“Many cosmetic surgery patients accept the idea of “no pain, no gain” when it comes to an invasive procedure because the results are so pleasing.”

5 Ways To Deal With Post-Operative Pain

In its quest to remain Australia’s #1 resource for cosmetic surgery and enhancement information, Team Costhetics often logs on to plastic surgery forums. Our goal is to get a bead on hot topics.

Posted: 26 October 16

By Louisa McKay

One subject that pops up often is dealing with what doctors refer to as “post-operative discomfort” and patients call “post-operative pain.”

This article offers some practical answers.

Recovering from Surgery

When artist Renoir said, “The pain passes, but the beauty remains,” you would think he was talking about cosmetic surgery. Surgery is traumatic, and it is to be expected that patients will experience anything from mild discomfort to moderate pain.

For example, some facial cosmetic surgeries require nothing more than over-the-counter pain medication to alleviate post-op pain. Pain from other invasive procedures such as liposuction or a thigh lift may best be managed with prescription medication. In every case, a patient’s unique pain threshold will dictate what his/her doctor recommends or prescribes.

How to Reduce Post-Op Pain

Many cosmetic surgery patients accept the idea of “no pain, no gain” when it comes to an invasive procedure because the results are so pleasing. However, that attitude can often stand in the way of getting needed help after surgery. Before we offer our suggestions for reducing post-op pain, the team at Costhetics wants to make sure you understand a key point: if pain increases or persists, call your surgeon immediately.

You should never feel hesitant or embarrassed to call your provider with a question about pain. Some pain may indicate that a complication has arisen, while other pain is merely of the to-be-expected variety. Your doctor can put your mind at ease.

Okay. You’ve had your procedure. You’re healing at home. You’d like to do everything you can to speed along your recovery. The first rule of dealing with post-operative pain is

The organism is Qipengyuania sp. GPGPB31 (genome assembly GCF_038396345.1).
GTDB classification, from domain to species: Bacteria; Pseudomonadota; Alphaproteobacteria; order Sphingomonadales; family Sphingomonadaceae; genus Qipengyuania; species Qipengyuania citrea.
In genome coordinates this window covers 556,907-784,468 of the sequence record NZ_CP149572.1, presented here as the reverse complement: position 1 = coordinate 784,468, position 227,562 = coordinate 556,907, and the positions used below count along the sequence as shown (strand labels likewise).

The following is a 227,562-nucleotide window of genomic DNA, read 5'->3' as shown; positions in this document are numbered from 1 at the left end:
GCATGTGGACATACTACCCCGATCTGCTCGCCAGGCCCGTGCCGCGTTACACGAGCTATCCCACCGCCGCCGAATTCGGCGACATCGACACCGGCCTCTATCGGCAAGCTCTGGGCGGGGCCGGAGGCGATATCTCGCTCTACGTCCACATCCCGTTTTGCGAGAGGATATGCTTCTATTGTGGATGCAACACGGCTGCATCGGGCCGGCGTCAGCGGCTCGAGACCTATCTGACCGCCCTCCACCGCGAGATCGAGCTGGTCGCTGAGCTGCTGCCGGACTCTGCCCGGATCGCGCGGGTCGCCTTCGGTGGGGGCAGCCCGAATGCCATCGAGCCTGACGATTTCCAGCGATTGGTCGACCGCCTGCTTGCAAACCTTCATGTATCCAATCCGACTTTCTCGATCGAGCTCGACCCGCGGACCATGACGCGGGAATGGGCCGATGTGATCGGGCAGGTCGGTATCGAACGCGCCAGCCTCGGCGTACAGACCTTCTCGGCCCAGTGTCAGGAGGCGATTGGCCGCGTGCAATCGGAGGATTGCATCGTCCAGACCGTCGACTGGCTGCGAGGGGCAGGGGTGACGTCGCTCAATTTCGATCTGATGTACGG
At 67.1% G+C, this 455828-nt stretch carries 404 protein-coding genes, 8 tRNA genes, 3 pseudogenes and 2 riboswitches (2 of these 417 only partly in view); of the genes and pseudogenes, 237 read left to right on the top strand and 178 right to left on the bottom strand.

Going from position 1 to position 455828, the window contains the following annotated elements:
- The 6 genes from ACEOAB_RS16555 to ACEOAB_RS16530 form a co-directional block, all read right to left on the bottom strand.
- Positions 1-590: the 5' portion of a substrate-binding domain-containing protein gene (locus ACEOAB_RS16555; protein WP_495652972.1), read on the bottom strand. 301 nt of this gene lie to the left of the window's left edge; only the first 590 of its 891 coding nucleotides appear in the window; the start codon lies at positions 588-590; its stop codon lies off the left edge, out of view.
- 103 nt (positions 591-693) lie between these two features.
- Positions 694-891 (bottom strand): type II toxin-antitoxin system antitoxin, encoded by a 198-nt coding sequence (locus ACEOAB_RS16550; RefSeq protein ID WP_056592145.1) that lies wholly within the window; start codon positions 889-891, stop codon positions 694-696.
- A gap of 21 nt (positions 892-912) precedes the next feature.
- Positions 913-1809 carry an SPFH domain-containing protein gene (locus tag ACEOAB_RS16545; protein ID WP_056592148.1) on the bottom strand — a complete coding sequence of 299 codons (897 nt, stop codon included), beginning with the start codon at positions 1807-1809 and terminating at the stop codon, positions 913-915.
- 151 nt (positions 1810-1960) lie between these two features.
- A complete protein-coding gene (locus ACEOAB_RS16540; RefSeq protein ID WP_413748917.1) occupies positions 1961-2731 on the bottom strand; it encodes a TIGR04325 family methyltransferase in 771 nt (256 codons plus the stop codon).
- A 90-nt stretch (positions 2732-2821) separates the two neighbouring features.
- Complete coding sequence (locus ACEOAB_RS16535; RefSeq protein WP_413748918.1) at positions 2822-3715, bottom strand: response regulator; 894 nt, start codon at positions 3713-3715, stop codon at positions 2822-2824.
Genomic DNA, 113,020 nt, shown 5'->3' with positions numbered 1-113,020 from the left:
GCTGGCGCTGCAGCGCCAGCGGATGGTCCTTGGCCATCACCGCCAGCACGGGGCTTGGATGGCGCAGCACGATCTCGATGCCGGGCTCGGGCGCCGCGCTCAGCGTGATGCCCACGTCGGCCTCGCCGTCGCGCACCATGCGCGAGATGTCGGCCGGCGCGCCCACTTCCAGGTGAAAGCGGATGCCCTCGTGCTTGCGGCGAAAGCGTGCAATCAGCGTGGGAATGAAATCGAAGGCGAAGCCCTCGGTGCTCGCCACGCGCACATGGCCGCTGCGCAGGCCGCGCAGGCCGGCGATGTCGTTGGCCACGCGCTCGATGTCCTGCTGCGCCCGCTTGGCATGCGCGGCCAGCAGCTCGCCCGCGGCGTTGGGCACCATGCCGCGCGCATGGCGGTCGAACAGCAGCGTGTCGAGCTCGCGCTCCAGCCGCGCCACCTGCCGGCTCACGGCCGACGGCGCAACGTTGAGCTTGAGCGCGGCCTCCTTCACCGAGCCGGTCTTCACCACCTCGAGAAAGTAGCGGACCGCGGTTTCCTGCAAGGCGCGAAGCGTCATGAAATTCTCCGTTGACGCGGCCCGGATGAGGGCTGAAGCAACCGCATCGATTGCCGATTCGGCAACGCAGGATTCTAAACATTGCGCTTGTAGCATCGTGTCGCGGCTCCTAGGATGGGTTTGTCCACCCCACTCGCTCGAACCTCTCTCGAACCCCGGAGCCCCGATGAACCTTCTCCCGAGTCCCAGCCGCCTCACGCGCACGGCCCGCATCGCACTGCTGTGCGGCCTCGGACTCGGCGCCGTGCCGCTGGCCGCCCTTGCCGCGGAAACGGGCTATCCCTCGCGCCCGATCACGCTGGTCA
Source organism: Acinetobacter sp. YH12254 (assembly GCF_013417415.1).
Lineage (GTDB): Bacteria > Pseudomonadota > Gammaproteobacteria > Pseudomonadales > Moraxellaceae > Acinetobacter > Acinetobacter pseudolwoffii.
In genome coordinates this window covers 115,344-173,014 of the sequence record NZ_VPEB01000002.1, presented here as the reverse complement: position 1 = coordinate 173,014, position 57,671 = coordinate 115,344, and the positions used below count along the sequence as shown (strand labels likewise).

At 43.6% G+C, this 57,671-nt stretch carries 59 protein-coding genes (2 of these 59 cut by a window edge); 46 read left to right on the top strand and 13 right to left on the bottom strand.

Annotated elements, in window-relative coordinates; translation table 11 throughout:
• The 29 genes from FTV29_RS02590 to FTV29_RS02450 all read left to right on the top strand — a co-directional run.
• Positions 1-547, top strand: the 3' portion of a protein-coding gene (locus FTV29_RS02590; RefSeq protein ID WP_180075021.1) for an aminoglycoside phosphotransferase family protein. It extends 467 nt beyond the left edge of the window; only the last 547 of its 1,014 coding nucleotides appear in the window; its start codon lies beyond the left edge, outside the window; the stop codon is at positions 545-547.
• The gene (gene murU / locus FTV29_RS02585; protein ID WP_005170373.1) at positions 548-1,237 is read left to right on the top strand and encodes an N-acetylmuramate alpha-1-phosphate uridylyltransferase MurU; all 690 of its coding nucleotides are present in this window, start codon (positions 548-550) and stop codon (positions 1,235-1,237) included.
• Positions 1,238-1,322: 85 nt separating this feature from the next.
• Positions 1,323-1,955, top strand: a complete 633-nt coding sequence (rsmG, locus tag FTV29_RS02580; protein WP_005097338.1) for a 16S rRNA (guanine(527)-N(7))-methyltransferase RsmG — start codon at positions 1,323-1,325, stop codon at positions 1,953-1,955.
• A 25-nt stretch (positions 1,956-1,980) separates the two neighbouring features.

• Don’t be scared; be prepared – Pain can be scary, especially when you’ve had surgery on one part of the body and feel discomfort in a completely different area. Your back may be sore following breast surgery, for example. Ask your doctor what to expect after surgery before your procedure.
  • Don’t be ashamed – You don’t have to grin and bear it when it comes to pain. If you are following instructions and feel the need for pain medication, ask for it.
  • Do as you’ve been told – Your doctor will review and likely give you a printed sheet of post-op instructions. Read them carefully and follow them to a ‘T.’ In some cases exercise must be postponed so that healing muscles and incisions aren’t stressed.
  • Make yourself comfy – Before you head off to your procedure, set up a “nest” to welcome you home. A carefully placed pile of pillows can work wonders at taking the pressure off when you’re sitting or lying down.
  • Get a helper – A friend or family member can provide invaluable support during the first 24 hours after a surgery. Minimising your exertion will help minimise pain and speed recovery.

Team Costhetics hopes these suggestions will help you turn the road to recovery into a fast-track.

Stay beautiful!

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